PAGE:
Cassandra Basler

Senior Editor

Cassandra Basler has worked as a reporter, producer and on-air midday host at WSHU Public Radio since 2015. She covers breaking news and changing demographics. Basler is also a reporter at the New England News Collaborative, a group of NPR member station journalists funded by the Corporation for Public Broadcasting in 2016.

Before coming to Connecticut, Basler grew up in one of the nation’s most economically and racially segregated regions in the country: Metro Detroit. As the city neared Chapter 9 bankruptcy, she reported on the effects of that segregation and produced for the daily flagship talk show at WDET (Detroit Public Radio).

Basler graduated from Columbia Journalism School in the City of New York in 2015, where she produced a 20-minute podcast documentary called “The Little Plastic ‘T’: How The IUD Became a Frontline Birth Control Recommendations for Teens." The podcast was featured in the Innovation Showcase at Columbia's Brown Institute for Media Innovation.

Basler was one of five students in her graduating class awarded a Pulitzer Traveling Fellowship. In 2017, Basler used the fellowship to report in Germany for a month. She profiled a small group of locals that helped Syrian refugees start over in Dresden—a city at the very center of Germany’s right-wing and anti-Islam movement.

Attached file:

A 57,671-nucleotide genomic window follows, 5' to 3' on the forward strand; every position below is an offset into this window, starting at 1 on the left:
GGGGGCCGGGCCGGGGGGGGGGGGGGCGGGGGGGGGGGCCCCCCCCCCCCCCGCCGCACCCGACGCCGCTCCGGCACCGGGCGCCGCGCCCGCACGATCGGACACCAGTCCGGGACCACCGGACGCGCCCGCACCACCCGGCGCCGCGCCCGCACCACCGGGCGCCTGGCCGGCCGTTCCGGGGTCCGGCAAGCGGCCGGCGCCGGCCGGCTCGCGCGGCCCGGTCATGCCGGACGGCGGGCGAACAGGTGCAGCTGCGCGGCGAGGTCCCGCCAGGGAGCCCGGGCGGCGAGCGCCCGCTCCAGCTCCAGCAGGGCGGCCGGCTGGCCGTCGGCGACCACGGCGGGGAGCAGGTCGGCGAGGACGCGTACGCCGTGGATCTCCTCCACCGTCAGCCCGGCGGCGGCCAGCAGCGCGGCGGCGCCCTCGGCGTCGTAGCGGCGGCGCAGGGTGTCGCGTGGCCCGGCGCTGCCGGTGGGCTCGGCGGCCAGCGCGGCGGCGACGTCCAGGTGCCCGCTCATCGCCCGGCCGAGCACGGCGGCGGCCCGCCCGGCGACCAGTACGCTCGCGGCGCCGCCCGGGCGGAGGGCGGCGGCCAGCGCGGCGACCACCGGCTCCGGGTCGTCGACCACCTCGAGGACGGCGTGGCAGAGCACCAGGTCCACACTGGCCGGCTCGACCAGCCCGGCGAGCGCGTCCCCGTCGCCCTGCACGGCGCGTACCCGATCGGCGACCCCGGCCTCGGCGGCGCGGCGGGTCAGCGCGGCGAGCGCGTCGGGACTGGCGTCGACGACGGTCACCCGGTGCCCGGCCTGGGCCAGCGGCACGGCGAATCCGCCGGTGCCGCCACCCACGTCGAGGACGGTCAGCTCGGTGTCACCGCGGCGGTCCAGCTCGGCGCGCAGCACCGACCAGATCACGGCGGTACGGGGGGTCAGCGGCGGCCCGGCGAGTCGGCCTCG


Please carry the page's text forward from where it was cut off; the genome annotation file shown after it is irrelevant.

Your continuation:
Basler currently lives in New Haven, where she's exploring what makes the perfect Apizza.

Jessica Hill / AP

Immigrant rights activists and members of the ACLU of Connecticut protested Danbury Mayor Mark Boughton’s immigration policies at City Hall this week.

Courtesy of Pexels

Hartford is one of the 10 fastest growing small markets for tech talent this year, according to a report from CBRE, a commercial real estate firm.

J. Scott Applewhite / AP

On Tuesday, U.S. Senator Richard Blumenthal of Connecticut questioned immigration leaders in the Trump administration who oversee the reunification of families separated at the border.  

Jon Elswick / AP

The families of some victims who died in the 9/11 terrorist attacks are calling on Congress to declassify documents that detail what happened that day and who was behind it, and U.S. Senator Richard Blumenthal of Connecticut is helping them.

Sacred Heart University

The two Democratic candidates for governor in Connecticut tiptoed around the idea of getting unions to make concessions to help resolve the state’s decades-old struggle to meet its pension obligations.  

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